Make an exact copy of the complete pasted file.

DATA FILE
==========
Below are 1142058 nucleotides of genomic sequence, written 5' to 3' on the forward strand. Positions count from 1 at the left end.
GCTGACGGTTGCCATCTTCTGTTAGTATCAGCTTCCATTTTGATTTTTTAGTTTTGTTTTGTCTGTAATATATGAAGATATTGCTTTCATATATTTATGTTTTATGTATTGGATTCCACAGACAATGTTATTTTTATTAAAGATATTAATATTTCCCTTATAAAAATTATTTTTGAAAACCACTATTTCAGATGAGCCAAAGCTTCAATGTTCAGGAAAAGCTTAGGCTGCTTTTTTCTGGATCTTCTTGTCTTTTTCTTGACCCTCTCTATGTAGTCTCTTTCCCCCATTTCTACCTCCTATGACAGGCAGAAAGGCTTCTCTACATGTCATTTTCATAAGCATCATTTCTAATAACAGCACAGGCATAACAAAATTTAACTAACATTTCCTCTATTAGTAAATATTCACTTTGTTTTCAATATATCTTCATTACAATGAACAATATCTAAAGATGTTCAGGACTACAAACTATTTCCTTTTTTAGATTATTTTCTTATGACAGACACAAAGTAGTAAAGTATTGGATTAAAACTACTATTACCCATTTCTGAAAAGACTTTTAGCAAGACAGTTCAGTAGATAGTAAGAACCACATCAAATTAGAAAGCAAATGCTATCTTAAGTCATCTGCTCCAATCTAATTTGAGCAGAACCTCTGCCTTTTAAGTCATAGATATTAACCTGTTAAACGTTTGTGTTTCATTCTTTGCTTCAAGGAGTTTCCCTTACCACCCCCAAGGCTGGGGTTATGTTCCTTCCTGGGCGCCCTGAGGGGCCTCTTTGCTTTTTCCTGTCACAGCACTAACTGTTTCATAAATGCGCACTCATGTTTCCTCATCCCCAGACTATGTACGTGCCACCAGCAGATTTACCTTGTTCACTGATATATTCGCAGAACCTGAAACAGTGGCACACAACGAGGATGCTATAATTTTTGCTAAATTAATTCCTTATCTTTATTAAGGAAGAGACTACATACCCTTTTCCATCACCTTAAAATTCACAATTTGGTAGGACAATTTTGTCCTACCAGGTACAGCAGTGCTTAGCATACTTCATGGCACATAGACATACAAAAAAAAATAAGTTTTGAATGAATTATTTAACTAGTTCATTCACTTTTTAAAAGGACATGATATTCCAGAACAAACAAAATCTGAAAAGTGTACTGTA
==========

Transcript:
Below are 1142058 nucleotides of genomic sequence, written 5' to 3' on the forward strand. Positions count from 1 at the left end.
GCTGACGGTTGCCATCTTCTGTTAGTATCAGCTTCCATTTTGATTTTTTAGTTTTGTTTTGTCTGTAATATATGAAGATATTGCTTTCATATATTTATGTTTTATGTATTGGATTCCACAGACAATGTTATTTTTATTAAAGATATTAATATTTCCCTTATAAAAATTATTTTTGAAAACCACTATTTCAGATGAGCCAAAGCTTCAATGTTCAGGAAAAGCTTAGGCTGCTTTTTTCTGGATCTTCTTGTCTTTTTCTTGACCCTCTCTATGTAGTCTCTTTCCCCCATTTCTACCTCCTATGACAGGCAGAAAGGCTTCTCTACATGTCATTTTCATAAGCATCATTTCTAATAACAGCACAGGCATAACAAAATTTAACTAACATTTCCTCTATTAGTAAATATTCACTTTGTTTTCAATATATCTTCATTACAATGAACAATATCTAAAGATGTTCAGGACTACAAACTATTTCCTTTTTTAGATTATTTTCTTATGACAGACACAAAGTAGTAAAGTATTGGATTAAAACTACTATTACCCATTTCTGAAAAGACTTTTAGCAAGACAGTTCAGTAGATAGTAAGAACCACATCAAATTAGAAAGCAAATGCTATCTTAAGTCATCTGCTCCAATCTAATTTGAGCAGAACCTCTGCCTTTTAAGTCATAGATATTAACCTGTTAAACGTTTGTGTTTCATTCTTTGCTTCAAGGAGTTTCCCTTACCACCCCCAAGGCTGGGGTTATGTTCCTTCCTGGGCGCCCTGAGGGGCCTCTTTGCTTTTTCCTGTCACAGCACTAACTGTTTCATAAATGCGCACTCATGTTTCCTCATCCCCAGACTATGTACGTGCCACCAGCAGATTTACCTTGTTCACTGATATATTCGCAGAACCTGAAACAGTGGCACACAACGAGGATGCTATAATTTTTGCTAAATTAATTCCTTATCTTTATTAAGGAAGAGACTACATACCCTTTTCCATCACCTTAAAATTCACAATTTGGTAGGACAATTTTGTCCTACCAGGTACAGCAGTGCTTAGCATACTTCATGGCACATAGACATACAAAAAAAAATAAGTTTTGAATGAATTATTTAACTAGTTCATTCACTTTTTAAAAGGACATGATATTCCAGAACAAACAAAATCTGAAAAGTGTACTGTA